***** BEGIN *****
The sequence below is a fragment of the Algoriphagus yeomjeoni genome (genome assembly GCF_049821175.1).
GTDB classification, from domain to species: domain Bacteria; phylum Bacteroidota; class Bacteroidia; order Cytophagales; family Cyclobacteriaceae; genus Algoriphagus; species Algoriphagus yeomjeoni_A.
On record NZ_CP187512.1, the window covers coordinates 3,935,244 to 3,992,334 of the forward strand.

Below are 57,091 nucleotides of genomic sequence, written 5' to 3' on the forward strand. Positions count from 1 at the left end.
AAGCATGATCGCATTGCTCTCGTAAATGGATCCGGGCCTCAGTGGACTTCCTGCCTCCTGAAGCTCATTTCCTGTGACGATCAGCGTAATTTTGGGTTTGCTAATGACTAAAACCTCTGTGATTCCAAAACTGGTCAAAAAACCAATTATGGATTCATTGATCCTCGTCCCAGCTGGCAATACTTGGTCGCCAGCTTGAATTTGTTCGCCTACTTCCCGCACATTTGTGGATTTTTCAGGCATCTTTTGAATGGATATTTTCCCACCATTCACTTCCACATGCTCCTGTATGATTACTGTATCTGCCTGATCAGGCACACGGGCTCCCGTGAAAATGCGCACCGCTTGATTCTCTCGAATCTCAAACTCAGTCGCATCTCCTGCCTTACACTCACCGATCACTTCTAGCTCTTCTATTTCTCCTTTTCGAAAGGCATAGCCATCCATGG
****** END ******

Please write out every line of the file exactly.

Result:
The sequence below is a fragment of the Algoriphagus yeomjeoni genome (genome assembly GCF_049821175.1).
GTDB classification, from domain to species: domain Bacteria; phylum Bacteroidota; class Bacteroidia; order Cytophagales; family Cyclobacteriaceae; genus Algoriphagus; species Algoriphagus yeomjeoni_A.
On record NZ_CP187512.1, the window covers coordinates 3,935,244 to 3,992,334 of the forward strand.

Below are 57,091 nucleotides of genomic sequence, written 5' to 3' on the forward strand. Positions count from 1 at the left end.
AAGCATGATCGCATTGCTCTCGTAAATGGATCCGGGCCTCAGTGGACTTCCTGCCTCCTGAAGCTCATTTCCTGTGACGATCAGCGTAATTTTGGGTTTGCTAATGACTAAAACCTCTGTGATTCCAAAACTGGTCAAAAAACCAATTATGGATTCATTGATCCTCGTCCCAGCTGGCAATACTTGGTCGCCAGCTTGAATTTGTTCGCCTACTTCCCGCACATTTGTGGATTTTTCAGGCATCTTTTGAATGGATATTTTCCCACCATTCACTTCCACATGCTCCTGTATGATTACTGTATCTGCCTGATCAGGCACACGGGCTCCCGTGAAAATGCGCACCGCTTGATTCTCTCGAATCTCAAACTCAGTCGCATCTCCTGCCTTACACTCACCGATCACTTCTAGCTCTTCTATTTCTCCTTTTCGAAAGGCATAGCCATCCATGG